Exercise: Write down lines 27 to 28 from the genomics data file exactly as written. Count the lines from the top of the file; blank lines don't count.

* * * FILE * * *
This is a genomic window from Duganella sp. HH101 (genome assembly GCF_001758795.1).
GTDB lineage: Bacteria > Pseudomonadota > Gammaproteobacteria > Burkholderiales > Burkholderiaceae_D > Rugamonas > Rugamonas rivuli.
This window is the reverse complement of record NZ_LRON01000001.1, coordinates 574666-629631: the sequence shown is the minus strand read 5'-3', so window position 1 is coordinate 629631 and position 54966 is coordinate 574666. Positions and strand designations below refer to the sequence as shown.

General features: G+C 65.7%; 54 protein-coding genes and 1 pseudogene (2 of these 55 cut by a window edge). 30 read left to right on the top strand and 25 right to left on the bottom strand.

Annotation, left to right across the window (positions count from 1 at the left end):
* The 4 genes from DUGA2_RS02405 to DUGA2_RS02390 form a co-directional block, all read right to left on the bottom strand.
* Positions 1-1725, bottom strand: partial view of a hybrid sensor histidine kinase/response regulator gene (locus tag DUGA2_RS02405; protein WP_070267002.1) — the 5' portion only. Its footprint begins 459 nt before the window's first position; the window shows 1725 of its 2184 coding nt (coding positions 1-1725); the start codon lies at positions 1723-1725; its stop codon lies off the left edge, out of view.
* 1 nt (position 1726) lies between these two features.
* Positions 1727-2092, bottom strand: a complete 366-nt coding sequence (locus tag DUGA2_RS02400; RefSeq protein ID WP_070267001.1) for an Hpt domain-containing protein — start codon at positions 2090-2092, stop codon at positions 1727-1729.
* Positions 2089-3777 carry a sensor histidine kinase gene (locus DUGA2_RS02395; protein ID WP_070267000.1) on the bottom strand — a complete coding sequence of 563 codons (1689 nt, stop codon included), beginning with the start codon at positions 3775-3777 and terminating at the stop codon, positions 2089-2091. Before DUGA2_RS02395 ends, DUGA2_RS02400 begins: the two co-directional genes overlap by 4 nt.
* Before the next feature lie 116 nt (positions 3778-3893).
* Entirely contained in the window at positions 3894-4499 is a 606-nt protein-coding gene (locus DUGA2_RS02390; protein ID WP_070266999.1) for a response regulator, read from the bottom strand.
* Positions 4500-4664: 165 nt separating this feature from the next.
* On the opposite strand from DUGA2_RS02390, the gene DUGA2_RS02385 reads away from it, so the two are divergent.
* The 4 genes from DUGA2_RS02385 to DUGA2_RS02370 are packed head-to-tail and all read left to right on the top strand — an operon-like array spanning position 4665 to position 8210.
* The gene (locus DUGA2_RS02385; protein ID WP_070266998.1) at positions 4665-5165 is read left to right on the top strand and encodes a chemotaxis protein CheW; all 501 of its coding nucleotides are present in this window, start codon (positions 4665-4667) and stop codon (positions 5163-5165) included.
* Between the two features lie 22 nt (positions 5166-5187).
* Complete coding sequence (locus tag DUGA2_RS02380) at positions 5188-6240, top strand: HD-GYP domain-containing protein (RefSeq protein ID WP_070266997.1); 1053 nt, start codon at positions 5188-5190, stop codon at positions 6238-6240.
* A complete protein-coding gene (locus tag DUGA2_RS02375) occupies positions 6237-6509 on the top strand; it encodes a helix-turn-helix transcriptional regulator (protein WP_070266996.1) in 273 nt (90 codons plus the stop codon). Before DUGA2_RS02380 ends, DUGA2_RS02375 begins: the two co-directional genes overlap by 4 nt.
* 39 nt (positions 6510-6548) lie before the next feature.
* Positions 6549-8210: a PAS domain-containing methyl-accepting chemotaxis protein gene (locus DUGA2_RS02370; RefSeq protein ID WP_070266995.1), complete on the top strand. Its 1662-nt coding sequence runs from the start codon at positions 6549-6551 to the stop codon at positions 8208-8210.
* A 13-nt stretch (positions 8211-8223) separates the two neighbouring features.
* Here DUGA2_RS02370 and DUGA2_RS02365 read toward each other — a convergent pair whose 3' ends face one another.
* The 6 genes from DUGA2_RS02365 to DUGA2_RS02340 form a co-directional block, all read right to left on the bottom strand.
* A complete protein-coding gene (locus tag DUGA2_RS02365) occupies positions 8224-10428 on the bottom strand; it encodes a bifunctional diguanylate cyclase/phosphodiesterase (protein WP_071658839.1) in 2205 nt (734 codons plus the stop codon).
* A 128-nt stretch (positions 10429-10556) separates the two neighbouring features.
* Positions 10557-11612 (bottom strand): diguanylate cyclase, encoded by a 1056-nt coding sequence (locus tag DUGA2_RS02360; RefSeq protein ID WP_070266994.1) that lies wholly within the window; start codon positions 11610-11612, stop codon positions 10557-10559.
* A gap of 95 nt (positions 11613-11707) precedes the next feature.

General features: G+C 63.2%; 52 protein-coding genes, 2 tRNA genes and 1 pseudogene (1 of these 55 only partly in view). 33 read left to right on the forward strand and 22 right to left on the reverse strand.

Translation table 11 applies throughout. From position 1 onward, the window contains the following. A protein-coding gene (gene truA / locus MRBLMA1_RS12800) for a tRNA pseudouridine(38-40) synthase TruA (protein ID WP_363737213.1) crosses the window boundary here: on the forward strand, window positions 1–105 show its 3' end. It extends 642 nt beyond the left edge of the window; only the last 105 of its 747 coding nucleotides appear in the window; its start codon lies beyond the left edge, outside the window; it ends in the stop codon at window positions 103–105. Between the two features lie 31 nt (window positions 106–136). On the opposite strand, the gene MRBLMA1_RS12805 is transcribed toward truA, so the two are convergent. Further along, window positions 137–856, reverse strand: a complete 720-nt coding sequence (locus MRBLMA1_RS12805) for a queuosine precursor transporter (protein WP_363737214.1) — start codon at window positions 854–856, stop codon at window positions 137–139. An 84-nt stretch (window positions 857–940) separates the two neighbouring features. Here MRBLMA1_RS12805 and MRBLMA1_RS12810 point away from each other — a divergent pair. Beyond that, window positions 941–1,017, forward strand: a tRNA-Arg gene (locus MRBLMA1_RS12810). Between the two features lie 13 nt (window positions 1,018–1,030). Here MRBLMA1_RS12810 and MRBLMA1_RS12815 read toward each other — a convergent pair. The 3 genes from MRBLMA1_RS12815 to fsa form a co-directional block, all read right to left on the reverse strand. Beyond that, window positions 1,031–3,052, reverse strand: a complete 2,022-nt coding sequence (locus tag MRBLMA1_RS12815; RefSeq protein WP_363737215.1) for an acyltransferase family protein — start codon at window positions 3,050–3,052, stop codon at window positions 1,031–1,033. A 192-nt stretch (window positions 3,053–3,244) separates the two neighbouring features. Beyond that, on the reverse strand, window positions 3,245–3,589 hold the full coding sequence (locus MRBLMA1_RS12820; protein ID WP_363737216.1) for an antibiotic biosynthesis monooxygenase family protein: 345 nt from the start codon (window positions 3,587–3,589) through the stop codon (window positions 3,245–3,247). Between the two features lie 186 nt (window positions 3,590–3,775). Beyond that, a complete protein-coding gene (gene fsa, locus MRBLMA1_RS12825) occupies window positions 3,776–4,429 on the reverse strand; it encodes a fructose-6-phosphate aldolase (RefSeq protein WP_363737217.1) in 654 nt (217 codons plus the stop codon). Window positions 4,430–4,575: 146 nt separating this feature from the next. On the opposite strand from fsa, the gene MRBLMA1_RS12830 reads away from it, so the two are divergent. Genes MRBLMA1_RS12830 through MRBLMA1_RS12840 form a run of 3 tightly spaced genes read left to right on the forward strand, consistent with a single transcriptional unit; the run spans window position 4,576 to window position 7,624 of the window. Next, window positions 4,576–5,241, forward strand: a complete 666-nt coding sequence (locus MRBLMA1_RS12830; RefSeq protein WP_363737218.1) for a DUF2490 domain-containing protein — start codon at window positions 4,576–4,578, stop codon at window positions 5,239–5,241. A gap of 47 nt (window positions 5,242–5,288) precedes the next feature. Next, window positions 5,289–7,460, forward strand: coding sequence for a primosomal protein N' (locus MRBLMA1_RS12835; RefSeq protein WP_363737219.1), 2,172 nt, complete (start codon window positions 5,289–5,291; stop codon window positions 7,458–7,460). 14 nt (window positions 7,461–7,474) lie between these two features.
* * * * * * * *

* Positions 10557-11612 (bottom strand): diguanylate cyclase, encoded by a 1056-nt coding sequence (locus tag DUGA2_RS02360; RefSeq protein ID WP_070266994.1) that lies wholly within the window; start codon positions 11610-11612, stop codon positions 10557-10559.
* A gap of 95 nt (positions 11613-11707) precedes the next feature.